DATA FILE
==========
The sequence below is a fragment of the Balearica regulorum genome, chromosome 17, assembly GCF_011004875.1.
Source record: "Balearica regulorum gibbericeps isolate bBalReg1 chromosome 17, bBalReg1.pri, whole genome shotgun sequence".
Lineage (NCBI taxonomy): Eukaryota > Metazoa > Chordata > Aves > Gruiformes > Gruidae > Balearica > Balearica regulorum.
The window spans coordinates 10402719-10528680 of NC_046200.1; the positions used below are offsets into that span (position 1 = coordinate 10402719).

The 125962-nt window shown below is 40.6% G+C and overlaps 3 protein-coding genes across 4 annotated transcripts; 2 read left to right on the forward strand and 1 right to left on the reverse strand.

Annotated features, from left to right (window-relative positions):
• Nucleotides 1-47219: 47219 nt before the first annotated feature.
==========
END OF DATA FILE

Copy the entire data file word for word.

The sequence below is a fragment of the Balearica regulorum genome, chromosome 17, assembly GCF_011004875.1.
Source record: "Balearica regulorum gibbericeps isolate bBalReg1 chromosome 17, bBalReg1.pri, whole genome shotgun sequence".
Lineage (NCBI taxonomy): Eukaryota > Metazoa > Chordata > Aves > Gruiformes > Gruidae > Balearica > Balearica regulorum.
The window spans coordinates 10402719-10528680 of NC_046200.1; the positions used below are offsets into that span (position 1 = coordinate 10402719).

The 125962-nt window shown below is 40.6% G+C and overlaps 3 protein-coding genes across 4 annotated transcripts; 2 read left to right on the forward strand and 1 right to left on the reverse strand.

Annotated features, from left to right (window-relative positions):
• Nucleotides 1-47219: 47219 nt before the first annotated feature.